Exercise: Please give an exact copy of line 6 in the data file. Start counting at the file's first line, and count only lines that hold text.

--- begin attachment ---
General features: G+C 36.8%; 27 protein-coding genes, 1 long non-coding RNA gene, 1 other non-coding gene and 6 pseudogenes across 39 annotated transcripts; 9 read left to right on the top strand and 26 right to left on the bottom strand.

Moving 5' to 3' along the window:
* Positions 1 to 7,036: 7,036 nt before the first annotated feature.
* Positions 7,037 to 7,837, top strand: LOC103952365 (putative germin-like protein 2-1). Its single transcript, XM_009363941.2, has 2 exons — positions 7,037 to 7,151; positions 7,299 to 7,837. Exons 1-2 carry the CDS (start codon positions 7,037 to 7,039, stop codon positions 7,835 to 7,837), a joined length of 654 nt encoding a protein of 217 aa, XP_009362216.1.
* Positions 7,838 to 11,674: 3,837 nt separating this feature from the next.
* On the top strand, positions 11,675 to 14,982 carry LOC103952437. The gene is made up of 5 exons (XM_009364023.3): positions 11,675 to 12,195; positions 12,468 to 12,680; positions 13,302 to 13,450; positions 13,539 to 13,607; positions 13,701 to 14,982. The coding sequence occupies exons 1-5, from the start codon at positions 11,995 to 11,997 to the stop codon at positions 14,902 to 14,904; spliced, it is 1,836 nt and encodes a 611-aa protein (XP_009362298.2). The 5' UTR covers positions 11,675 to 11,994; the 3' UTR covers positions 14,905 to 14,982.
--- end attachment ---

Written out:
* On the top strand, positions 11,675 to 14,982 carry LOC103952437. The gene is made up of 5 exons (XM_009364023.3): positions 11,675 to 12,195; positions 12,468 to 12,680; positions 13,302 to 13,450; positions 13,539 to 13,607; positions 13,701 to 14,982. The coding sequence occupies exons 1-5, from the start codon at positions 11,995 to 11,997 to the stop codon at positions 14,902 to 14,904; spliced, it is 1,836 nt and encodes a 611-aa protein (XP_009362298.2). The 5' UTR covers positions 11,675 to 11,994; the 3' UTR covers positions 14,905 to 14,982.